The mock execution may have been a severe punishment in itself but it led Dostoevsky to write convincingly and memorably about the mental state of a person on death row: Prince Myshkin of The Idiot. This character also suffers from epilepsy, and Dostoevsky’s visceral narration of his seizures echo his own attacks, which started in prison. His experiences in the Siberian camp inspired The House of the Dead, and started a new literary movement in Russia. Not only did the work shed light on the cruelty of his captors and the evil that makes humans beings commit gruesome crimes, but it also emphasised the importance of individual freedom — in stark contrast to the prevailing ideologies of determinism and socialism. Notes from the Underground took this criticism of contemporary ideas a step further with an unnamed narrator launching into a direct attack. 

Dostoevsky is known to play mind games with his readers by drawing them into the psyche of humans who commit crimes that they justify with peculiar reasoning. His characters are like pieces in complicated chess problems who remain the same to their bitter end, replete with their eccentric features and habits. A prime example would be Raskolnikov in Crime and Punishment. He murders a pawnbroker, convinced that it’s an act with a higher purpose of helping others, and hence, isn’t a crime at all. Much like the detective Porfiry Petrovich, who works on Raskolnikov’s emotions to get him to confess, Dostoevsky draws out the darkest thoughts and dilemmas out of the minds of his reader. The protagonist’s disavowal of morality is completely contradictory to the author’s own ideology, but he was never written as a vessel for Dostoevsky’s thoughts; instead, he represents the radical thinking of the intelligentsia of the time who stood staunchly opposed to Dostoevsky’s advocacy for every person’s freedom of choice.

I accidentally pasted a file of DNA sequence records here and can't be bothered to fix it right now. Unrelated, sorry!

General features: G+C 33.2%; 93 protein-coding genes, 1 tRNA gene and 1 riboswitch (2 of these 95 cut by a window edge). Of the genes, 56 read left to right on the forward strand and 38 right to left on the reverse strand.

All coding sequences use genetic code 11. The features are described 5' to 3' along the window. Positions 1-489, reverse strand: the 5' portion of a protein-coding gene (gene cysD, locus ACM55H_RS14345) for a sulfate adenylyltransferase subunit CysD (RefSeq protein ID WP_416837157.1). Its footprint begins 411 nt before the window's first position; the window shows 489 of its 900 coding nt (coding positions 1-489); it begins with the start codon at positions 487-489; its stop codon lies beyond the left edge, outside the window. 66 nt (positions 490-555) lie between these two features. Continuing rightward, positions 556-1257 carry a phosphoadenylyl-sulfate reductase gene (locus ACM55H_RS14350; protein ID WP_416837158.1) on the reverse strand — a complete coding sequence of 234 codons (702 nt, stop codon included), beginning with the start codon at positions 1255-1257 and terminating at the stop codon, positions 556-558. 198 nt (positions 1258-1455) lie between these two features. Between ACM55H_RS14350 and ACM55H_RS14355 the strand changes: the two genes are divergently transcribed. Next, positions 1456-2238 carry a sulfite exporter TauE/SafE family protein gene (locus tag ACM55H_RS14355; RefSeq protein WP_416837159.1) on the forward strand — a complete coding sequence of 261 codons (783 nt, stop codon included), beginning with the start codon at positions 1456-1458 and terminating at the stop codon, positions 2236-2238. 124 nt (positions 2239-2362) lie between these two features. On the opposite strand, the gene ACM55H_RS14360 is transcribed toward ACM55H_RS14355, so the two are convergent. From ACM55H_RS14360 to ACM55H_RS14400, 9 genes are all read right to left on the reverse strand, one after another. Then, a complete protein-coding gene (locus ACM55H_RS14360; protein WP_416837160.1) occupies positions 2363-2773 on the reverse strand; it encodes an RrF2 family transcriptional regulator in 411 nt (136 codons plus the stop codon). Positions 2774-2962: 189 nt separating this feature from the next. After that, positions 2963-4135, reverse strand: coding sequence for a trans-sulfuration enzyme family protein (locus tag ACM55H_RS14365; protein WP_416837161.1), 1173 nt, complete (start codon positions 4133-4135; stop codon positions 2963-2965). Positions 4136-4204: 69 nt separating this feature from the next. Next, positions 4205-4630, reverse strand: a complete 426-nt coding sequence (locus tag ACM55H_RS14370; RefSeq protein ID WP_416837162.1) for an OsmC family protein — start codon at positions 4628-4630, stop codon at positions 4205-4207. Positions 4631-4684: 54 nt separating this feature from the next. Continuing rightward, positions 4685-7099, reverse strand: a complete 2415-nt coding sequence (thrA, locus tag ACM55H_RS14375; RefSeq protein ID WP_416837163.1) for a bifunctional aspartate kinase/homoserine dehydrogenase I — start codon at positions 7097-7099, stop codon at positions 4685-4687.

Dostoevsky’s love life wasn’t without troubles either. His first marriage in 1857 was an unhappy one to a former widow who lived for just seven years after the union. His romantic dalliance with another author, Appolinariya Suslova, in Europe inspired parts of the 1866 novel The Gambler, which also reflected the writer’s own addiction to gambling. In 1867, he married the stenographer who helped him finish the novel in the nick of time (he was on a deadline imposed by the publisher). This marriage was relatively successful and the couple had four kids, but just two of them made it past childhood. 

As a reader, I sympathise with Dostoevsky’s many misfortunes but I also know they were integral to his terrifying stories and psychological portraits. His work, notwithstanding its inspirations, forever changed the literary landscape and remains relevant even today, over two centuries later. And he lives on through it.

Today marks the 201st birth anniversary of Fyodor Dostoevsky and hence makes for a great day to revisit his epic works—or pick up one that you haven’t yet read. Kunzum stocks the Russian’s best-known tales as well as lesser-known writings. 

Related: Sylvia Plath’s Drawings: The Lesser-Known Art of a Famous Writer